"down a peg" vs "down a hill"

English Language Tests, Intermediate level

ESL/EFL Test #289 [color=blue]“English Slang Idioms (11)”, question 6

Everyone agreed that Jim was too arrogant, and they wanted to knock him down a .

(a) well
(b) peg
© hill
(d) head

English Language Tests, Intermediate level

ESL/EFL Test #289 [color=blue]“English Slang Idioms (11)”, answer 6

Everyone agreed that Jim was too arrogant, and they wanted to knock him down a peg.

Correct answer: (b) peg

Your answer was: [color=red]incorrect
Everyone agreed that Jim was too arrogant, and they wanted to knock him down a hill.
[size=200]_________________________[/size]

And why down a peg? I thought that a peg is something like a wooden nail in the wall for hanging clothes.

No. ‘Knock down a peg’ is an IDIOM. This is an idiom quiz.

Hi Mr Micawber,

Thank you very much for your help. But what about the etymology of this idiom?

I can only guess, but maybe there once was time when the sellers of clothes hang the best of them on the pegs situated higher than other ones. Let us suppouse that sometimes such clothes had not been sold for a long time and the sellers took them down a peg or two. Then people became to apply that to arrogant persons, i.e. ‘take them down a peg or two’ or then ‘knock them down a peg or two’ to make them less proud of themselves.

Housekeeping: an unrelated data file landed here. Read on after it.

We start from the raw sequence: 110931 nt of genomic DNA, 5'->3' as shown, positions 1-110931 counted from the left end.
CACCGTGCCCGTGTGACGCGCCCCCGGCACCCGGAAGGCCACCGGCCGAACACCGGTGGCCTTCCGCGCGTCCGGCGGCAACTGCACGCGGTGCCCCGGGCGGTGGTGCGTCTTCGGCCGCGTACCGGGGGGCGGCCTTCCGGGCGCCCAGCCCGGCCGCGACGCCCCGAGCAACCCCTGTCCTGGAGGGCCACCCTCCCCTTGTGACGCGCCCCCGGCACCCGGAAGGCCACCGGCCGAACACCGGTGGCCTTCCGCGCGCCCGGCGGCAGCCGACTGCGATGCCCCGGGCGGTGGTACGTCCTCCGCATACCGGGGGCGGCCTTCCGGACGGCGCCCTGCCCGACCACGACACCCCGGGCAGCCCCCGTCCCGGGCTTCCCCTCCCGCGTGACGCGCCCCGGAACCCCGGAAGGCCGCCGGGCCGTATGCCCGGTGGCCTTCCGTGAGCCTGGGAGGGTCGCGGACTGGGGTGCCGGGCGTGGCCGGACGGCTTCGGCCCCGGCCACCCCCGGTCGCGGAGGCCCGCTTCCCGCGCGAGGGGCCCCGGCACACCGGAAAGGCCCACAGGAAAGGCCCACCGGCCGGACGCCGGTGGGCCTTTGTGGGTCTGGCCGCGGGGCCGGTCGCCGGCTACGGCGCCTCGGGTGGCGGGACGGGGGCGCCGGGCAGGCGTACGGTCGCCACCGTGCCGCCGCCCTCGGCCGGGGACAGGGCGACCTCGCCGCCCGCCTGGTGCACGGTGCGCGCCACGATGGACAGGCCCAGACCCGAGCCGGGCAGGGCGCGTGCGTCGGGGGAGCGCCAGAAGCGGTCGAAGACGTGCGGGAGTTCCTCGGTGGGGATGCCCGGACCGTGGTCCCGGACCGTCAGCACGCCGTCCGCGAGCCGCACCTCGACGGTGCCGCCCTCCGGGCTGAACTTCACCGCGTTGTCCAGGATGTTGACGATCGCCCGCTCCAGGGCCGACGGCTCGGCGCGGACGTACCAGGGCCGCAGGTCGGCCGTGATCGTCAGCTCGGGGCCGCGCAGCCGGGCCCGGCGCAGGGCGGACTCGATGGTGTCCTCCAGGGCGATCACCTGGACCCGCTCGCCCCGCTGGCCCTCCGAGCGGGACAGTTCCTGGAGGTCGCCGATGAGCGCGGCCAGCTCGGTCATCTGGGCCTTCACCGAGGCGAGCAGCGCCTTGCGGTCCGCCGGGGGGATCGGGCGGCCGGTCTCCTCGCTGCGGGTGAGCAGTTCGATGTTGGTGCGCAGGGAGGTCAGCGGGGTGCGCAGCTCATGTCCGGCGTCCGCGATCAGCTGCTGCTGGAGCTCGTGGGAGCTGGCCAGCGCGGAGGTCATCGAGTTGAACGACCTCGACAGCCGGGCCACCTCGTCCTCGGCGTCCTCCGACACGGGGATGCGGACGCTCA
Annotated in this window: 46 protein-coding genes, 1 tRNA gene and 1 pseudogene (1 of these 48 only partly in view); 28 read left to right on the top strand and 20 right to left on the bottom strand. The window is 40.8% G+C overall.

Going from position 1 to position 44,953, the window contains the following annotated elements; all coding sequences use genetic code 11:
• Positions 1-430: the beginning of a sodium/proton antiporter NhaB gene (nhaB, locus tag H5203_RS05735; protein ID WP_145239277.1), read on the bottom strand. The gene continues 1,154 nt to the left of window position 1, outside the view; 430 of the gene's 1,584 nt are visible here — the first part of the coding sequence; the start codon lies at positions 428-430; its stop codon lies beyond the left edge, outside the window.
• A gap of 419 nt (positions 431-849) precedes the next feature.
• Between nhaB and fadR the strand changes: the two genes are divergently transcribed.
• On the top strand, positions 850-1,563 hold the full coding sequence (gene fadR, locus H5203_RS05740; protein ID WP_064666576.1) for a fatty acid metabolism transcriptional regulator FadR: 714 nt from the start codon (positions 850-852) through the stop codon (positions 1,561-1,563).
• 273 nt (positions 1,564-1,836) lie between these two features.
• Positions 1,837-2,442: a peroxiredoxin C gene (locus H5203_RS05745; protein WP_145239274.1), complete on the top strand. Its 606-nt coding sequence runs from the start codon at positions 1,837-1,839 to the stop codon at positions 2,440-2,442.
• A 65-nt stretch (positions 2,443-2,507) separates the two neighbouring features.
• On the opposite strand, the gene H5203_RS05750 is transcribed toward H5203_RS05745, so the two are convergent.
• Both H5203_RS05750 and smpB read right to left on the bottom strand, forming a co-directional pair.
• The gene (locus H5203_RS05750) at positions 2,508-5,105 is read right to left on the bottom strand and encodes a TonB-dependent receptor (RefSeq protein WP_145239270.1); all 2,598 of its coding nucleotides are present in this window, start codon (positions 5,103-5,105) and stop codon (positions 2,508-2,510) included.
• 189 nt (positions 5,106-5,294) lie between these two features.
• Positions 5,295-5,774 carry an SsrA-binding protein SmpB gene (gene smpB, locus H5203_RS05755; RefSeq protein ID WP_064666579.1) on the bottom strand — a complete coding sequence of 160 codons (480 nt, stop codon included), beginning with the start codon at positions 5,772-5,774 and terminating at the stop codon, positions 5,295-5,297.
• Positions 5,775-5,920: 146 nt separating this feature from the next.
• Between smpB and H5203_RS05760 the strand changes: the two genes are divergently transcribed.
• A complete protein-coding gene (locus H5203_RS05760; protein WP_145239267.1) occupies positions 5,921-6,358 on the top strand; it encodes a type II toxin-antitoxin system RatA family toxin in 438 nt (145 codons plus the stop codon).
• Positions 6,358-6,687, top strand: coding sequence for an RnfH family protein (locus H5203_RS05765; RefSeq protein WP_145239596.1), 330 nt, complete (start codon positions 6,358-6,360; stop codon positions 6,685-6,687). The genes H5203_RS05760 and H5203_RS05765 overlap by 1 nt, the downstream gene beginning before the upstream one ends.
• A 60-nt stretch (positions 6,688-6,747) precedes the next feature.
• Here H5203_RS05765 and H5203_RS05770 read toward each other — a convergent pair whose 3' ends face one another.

Is there a grain of sense in my hypothesis?

Best regards.

Yuri

Hello Yuri,

For someone as curious as you are, I’m surprised that you don’t take the time to do any internet searching for yourself.

Hello Mr Micawber,

Thank you for your advice. Now I know the direction and I’ll try to search the meaning ang the origin of idioms by myself.

Best wishes.

Yuri

Does to knock someone down a peg means to put smb down on the ground?

No, it means to humble smb.

knock sy down=To strike with a hard blow: knocked him on the head.

BUT
knock sy down a peg =
take someone down a notch (or two);
knock someone down a peg (or two);
knock someone down a notch (or two)

=to make somebody realize that they are not as good, important, etc. as they think they are, or to humble sb

“He needed to be taken down a peg or two as he was very haughty.”

‘knock somebody down’ - to strike them so hard they fall to the ground.
The given example doesn’t quite work as it has no indication that he fell to the ground.

knock sy down=To strike with a hard blow

the other boxer knocked him down and he fell to the ground. If I say in this way , is it okay? Can I say it in this way?

Sometimes I heard this kind of saying:

Sorry, but it is not my mistake that it appeared twice.

knock somebody down - literally, hit them so hard they fall over.
knock somebody down - figuratively, hindered progress to a point where they feel they are at the bottom.

Thanks Bez for your answer.
Good night.